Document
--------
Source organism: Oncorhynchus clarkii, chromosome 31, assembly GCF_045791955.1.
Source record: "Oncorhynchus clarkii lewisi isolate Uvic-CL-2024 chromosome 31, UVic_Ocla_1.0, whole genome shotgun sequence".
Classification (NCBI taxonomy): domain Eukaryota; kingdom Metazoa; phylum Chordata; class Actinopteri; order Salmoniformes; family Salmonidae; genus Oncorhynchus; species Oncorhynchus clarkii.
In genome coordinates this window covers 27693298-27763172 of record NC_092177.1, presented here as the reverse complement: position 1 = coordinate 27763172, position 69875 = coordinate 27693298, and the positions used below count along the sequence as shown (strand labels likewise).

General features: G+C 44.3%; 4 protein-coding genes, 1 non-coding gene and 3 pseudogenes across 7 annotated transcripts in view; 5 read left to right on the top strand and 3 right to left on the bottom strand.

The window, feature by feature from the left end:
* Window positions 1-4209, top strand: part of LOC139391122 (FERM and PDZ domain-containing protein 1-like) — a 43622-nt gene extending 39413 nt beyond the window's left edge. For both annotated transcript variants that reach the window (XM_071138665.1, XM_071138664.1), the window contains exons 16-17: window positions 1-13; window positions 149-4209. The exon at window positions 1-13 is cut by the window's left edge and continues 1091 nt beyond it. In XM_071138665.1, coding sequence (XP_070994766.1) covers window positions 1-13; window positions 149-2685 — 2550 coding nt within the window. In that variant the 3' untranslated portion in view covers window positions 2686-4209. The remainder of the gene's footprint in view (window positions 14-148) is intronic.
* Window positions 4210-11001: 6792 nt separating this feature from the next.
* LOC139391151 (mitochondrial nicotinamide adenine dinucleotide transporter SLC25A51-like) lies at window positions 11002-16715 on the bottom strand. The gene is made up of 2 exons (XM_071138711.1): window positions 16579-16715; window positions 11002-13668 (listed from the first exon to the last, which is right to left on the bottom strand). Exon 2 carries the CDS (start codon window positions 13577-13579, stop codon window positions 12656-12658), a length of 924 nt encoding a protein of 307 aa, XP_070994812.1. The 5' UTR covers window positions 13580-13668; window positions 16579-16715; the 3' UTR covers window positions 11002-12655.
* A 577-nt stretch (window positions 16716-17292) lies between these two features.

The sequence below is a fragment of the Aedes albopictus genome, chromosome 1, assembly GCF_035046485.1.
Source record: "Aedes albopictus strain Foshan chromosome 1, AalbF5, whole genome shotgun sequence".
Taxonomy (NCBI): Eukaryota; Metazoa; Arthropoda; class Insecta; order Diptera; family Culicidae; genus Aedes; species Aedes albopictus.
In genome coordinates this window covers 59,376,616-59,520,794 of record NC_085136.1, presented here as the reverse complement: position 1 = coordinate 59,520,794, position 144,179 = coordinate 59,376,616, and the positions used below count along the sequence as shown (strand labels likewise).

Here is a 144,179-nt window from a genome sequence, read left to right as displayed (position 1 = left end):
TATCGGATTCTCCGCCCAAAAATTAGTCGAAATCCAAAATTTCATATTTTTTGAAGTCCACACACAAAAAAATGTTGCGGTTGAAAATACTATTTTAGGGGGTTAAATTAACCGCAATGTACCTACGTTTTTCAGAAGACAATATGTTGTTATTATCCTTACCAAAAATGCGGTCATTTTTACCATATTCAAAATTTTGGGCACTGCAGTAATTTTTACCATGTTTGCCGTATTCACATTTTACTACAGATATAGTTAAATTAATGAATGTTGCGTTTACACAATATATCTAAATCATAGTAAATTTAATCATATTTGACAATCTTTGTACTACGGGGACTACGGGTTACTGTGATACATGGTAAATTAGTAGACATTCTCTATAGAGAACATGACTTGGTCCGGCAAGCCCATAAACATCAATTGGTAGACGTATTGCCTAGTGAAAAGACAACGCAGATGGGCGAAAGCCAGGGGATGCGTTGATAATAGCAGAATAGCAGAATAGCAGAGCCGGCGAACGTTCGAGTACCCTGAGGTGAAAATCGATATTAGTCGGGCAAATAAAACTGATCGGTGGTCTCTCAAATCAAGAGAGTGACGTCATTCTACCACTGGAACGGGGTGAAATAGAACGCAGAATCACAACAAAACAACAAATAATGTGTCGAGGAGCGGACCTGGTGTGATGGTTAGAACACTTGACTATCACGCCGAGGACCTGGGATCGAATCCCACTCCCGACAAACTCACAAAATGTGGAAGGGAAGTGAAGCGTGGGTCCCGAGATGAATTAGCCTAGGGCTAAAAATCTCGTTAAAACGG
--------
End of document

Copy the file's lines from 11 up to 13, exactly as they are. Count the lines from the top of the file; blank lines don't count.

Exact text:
The sequence below is a fragment of the Aedes albopictus genome, chromosome 1, assembly GCF_035046485.1.
Source record: "Aedes albopictus strain Foshan chromosome 1, AalbF5, whole genome shotgun sequence".
Taxonomy (NCBI): Eukaryota; Metazoa; Arthropoda; class Insecta; order Diptera; family Culicidae; genus Aedes; species Aedes albopictus.